Asian shares step back as investors ponder stimulus outlook

TOKYO, July 5 (Reuters) – Asian shares stepped back after five straight days of gains on Tuesday as investors took stock of a rally driven by the hope that central banks will provide stimulus to offset a likely downturn triggered by Brexit.

MSCI’s broadest index of Asia-Pacific shares outside Japan dipped 0.1 percent, but was still within reach of its June 9 peak, having risen more than 6 percent from its low after the Brexit vote.

Japan’s Nikkei dropped 0.5 percent. Financial and commodities markets in the United States were closed on Monday for Independence Day.

In Europe, the FTSEurofirst 300 index fell 0.6 percent, snapping its four-day winning streak, led by a 1.6 percent decline in bank shares.

Shares in Italian banks, saddled with a mountain of bad loans, dropped 3.7 percent after Italian Prime Minister Matteo Renzi’s spokesman said the country had no plans to pump public money into its banks, a move that could be seen as defying EU rules.

Overnight the price of precious and base metals hit multi-month highs before giving up gains as traders bet on more stimulus.

Silver held on to its big gains over the past few sessions to trade at $20.35 per ounce. It has risen 11.5 percent in the three sessions to Monday. Gold also hit a two-year high of $1,357.40 per ounce and last stood at $1,350.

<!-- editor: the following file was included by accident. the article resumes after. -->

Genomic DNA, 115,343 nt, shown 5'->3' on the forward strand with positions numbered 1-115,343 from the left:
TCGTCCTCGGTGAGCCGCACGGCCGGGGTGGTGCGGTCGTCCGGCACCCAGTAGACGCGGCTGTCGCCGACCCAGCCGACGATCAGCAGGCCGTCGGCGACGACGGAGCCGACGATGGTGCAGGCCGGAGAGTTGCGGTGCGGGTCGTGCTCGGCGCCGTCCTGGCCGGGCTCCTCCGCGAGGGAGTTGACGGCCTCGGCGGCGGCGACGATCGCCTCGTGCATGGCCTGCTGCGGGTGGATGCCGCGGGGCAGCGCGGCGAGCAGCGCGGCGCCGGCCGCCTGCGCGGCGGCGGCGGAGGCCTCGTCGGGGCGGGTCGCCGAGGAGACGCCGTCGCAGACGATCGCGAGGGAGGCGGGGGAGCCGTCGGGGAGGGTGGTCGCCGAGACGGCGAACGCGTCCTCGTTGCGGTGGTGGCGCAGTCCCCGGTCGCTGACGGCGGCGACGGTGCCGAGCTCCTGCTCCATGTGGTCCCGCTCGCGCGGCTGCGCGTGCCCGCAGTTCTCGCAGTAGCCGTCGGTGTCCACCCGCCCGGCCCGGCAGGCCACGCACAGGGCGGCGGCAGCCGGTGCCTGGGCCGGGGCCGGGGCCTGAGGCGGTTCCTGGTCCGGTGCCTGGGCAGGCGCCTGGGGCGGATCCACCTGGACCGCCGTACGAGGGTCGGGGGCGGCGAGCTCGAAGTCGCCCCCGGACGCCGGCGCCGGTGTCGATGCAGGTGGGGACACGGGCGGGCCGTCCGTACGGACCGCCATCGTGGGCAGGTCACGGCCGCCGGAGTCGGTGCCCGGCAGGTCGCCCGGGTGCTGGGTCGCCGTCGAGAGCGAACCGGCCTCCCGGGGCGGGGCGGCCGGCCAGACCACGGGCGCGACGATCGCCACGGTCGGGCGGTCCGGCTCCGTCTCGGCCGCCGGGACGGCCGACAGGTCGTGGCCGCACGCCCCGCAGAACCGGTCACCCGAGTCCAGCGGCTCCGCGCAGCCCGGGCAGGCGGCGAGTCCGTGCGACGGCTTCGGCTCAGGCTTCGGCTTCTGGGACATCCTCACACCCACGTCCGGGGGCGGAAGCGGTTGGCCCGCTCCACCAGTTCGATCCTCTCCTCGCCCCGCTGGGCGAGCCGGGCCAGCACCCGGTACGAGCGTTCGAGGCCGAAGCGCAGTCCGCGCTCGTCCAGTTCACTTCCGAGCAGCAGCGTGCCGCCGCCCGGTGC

The price of copper and aluminium hit two-month highs while lead hit a five-month peak.

"Various commodities are rising even though there is no clear sign of sudden improvement in demand in each market. Their rally seems to be driven by hopes of stimulus," said Masahiro Ichikawa, senior strategist at Sumitomo Mitsui Asset Management.

The Bank of England has indicated it could take provide stimulus measures to support the economy in coming months.





Many investors also expect the European Central Bank and the Bank of Japan could expand their monetary easing. Base metal prices were also bolstered by talk of stimulus in China.

In the currency market, the euro firmed to $1.1149, maintaining its recovery from 3 1/2-month low of $1.0912 hit in the wake of the UK referendum.

The yen stood at 102.56 to the dollar, so far little changed on the week.

The Australian dollar shrugged off political uncertainty caused by Australia’s undecided general election to rise to $0.7535, its highest level since June 24, helped by rise in commodities.

The Australian central bank is widely expected to keep interest rates at its policy announcement at 0430 GMT.

While many currencies recovered from their post-Brexit lows, the pound remained lacklustre, staying near its 31-year trough.

Sterling fetched $1.3282, just one percent above its June 27 low of $1.3122.

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